The Gold Room: Justin Holdsworth
As the son of a best boy, Justin Holdsworth essentially grew up around the business. His dad was a lot best boy at Warner Bros. for 39 years. I asked Justin if he had any anecdotes, and he told me this one: “About eight years ago, I bumped into Lynda Carter on the Universal lot,” he says. told her, ‘You probably don’t remember me, but I sat on your lap when I was a kid, and thought you were the most amazing person ever.” She was flattered, and she actually remembered my dad quite well. She said that he was the only one with enough nerve to ask her to dance at the wrap party!”
Justin’s experience is mainly in commercials, but his resume also includes work on and mark features like The Green Mille, Pearl Harbor, and Seabiscuit, the later of which earned an Oscar nomination for director of photography John Schwartzman, ASC, who moved him up to second unit gaffer. As lighting pro he’s worked on rig-intense productions like Fast & Furious, Cowboys & Aliens and The Bourne Legacy. Most recently, he worked Ride Along, and on a feature remake of CHiPs, the motorcycle cop tale set in southern California. That project wrapped around the end of January 2016. Mitchel Amundsen shot and Dax Shepard wrote, directed, produced and acted in it.
“This was a go-fast, TW-paced project,” says Justin. “There was a lot of stuff on bikes, and we had to be quick. There wasn’t a lot of time for lighting. You got to keep it small and fast and simple. We often used the LED Creamsource on the back of a process trailer or of the camera car. It’s a very simple source, and bright enough to use in day exteriors. I used it to get some light in their eyes when they weren’t wearing their sunglasses, which was quite a bit of the time. The high sun and the helmet visor would throw a hard shadow and was trying to fill that.
“We were kicking butt, with multiple locations every day,” he says. “I think we averaged about 50 setups a day on that movie. Often we would shoot in a CHP headquarters. We weren’t able to run power all over the place, because they didn’t want us making a big mess. I’d bailout and need to plug into the wallpower, and with the Creamsource could do that.”
Mounted on the front of a car with suction cups, the lamp could be powered from battery. At times they had the 105 Freeway blocked off. “We had an electric camera bike, which allowed us to pickup quickly and go,” he says. “The driver could cruise alongside those guys on their bikes during a conversation.” On some cold winter nights in Palmdale, Justin had Condors with 24K tungsten lights with Max Movers and half-blue lighting a big compound. “That way I didn’t have guys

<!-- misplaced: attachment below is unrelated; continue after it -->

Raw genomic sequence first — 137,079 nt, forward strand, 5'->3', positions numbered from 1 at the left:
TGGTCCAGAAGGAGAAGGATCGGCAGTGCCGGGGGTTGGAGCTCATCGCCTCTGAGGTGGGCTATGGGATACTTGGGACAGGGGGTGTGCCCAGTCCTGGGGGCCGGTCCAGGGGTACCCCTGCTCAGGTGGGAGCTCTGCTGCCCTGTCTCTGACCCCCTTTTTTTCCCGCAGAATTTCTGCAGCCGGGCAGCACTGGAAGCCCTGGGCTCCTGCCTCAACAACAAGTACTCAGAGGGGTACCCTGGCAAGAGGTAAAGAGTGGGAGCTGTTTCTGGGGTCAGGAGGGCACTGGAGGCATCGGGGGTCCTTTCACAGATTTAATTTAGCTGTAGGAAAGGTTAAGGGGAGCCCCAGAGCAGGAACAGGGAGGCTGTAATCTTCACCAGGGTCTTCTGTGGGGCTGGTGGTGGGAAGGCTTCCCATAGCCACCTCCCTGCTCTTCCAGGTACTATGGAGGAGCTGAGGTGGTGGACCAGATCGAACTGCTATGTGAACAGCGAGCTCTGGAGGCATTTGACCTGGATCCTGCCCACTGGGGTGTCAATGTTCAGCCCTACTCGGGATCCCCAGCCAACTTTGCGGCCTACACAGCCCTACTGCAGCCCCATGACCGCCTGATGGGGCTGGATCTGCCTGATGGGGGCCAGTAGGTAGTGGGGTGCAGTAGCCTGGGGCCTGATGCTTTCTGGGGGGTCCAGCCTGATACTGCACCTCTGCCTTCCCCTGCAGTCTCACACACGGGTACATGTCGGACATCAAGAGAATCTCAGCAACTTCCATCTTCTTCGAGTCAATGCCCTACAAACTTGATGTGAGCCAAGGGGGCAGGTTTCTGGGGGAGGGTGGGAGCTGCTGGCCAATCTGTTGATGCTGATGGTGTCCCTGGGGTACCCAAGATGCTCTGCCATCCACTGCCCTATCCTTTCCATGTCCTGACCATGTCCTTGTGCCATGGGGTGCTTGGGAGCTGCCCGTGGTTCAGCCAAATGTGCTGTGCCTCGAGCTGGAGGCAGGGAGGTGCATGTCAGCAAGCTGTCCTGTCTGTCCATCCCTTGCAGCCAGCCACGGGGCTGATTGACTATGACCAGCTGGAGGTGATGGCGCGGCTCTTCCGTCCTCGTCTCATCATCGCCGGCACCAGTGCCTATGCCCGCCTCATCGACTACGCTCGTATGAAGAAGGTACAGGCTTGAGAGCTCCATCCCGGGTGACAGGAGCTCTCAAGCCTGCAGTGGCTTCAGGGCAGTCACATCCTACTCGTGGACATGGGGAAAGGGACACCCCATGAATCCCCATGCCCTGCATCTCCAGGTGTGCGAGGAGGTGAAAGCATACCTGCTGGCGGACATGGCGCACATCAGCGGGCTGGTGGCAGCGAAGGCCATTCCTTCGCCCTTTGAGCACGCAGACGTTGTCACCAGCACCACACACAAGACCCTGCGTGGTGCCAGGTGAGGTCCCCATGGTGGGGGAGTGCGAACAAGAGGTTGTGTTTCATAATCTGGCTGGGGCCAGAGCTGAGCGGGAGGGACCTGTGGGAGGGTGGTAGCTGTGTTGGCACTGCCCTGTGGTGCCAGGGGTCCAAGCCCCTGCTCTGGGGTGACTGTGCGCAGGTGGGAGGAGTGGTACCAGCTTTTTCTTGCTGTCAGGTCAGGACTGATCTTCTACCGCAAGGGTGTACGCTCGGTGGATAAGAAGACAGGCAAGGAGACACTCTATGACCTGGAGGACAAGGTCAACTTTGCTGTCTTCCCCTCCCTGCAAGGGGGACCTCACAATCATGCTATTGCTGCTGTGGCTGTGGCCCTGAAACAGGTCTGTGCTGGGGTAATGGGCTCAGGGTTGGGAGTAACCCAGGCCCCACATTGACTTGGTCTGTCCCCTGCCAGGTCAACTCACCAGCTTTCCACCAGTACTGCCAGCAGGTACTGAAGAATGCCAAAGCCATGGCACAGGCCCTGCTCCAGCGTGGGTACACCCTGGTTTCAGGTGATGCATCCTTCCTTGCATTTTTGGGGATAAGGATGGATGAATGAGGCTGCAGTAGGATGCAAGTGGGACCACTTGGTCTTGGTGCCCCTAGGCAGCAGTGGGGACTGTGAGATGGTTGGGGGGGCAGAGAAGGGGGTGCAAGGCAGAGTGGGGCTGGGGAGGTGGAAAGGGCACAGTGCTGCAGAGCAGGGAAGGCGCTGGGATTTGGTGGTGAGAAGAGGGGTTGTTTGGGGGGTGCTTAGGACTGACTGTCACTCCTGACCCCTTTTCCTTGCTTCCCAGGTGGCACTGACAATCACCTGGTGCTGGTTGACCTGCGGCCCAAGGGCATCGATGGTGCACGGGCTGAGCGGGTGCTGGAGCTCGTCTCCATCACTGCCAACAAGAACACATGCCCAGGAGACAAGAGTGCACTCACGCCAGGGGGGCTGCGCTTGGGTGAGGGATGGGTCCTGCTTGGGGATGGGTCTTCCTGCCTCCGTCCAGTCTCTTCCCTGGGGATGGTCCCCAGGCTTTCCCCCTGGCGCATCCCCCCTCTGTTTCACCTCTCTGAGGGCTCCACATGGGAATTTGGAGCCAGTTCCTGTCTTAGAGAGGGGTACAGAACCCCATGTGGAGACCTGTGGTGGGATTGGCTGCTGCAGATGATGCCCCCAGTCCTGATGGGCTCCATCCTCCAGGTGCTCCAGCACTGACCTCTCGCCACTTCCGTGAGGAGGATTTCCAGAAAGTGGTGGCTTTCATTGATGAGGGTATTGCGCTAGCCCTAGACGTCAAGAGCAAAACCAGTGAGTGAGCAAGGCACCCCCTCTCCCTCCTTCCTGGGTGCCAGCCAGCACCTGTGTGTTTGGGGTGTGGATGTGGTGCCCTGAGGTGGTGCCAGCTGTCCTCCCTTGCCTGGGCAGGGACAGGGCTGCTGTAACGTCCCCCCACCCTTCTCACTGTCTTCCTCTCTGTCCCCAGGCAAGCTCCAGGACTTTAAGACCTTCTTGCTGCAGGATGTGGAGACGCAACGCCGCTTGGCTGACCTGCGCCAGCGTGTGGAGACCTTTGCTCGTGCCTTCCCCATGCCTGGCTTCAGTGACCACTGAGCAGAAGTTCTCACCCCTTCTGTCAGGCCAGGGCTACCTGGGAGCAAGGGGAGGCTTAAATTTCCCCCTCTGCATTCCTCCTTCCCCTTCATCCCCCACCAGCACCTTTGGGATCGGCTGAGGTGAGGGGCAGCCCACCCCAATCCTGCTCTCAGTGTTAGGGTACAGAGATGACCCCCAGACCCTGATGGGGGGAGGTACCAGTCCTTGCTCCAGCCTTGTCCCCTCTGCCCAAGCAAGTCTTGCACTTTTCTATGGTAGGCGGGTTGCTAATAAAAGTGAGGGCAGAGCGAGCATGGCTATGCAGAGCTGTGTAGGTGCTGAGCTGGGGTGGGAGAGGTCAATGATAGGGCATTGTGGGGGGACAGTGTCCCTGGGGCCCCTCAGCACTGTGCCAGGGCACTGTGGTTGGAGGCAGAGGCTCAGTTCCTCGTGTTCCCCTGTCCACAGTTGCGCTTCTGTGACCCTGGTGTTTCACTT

freezing up in the baskets,” he says. “The 24K lamps were a gift because they are just so much brighter than a 20K.”
asked Justin how the changes in technology have affected him. “I’ve been mostly a commercial gaffer,” he says. “It seems to me that unless you’re doing something like Star Wars, the technical end of it doesn’t come into play as much. For projects like these comedies, it’s better to stay simple. It’s like reinventing the wheel. I had some vendors reach out on this show with some really amazing technology, but it just didn’t fit with our approach.
“The simplicity of something like the Creamsource is great because you can get a lot of light out of it,” he says. “You can change the color. It’s very quick and easy and that’s why it was the only technical light I really used. I also used some Kinos, because I could change the color temperature on the fly, no waiting. The bicolor lights are coming in handy and the brighter they get, the better
“The ability to respond on the fly is very important,” he says. “I think my value comes from knowing how to move quickly. We don’t get five weeks of prep. I need to react quickly when things changes and invent as I go.” Digital intermediate technology is one change that has had a significant impact on Justin’s thinking. “On Ride Along, I was working with Kevin Hart, who has a very dark complexion- and who knows what he’s going to do next,” says Justin. “I had to handhold fairly cumbersome lights, and almost overlight him everywhere he went. We went to Light Iron to color time the movie, and had questions in my mind about certain scenes, whether had enough light on Kevin at certain points. But the di colorist made it so easy. She’d freeze the frame, roto him, bring down the background, bring him up – boom, done. It’s almost spoils you because when you know the capabilities, your worries “” much less. So that has been an interesting change.” Justin said he didn’t see much of his dad while growing up. “I think the business has changed,” he says. “We have choices. We can redirect if we want, if we put our minds to it. It takes time to find the connections, but now I can bounce back and forth, and go from a movie right into a commercial, which is great.”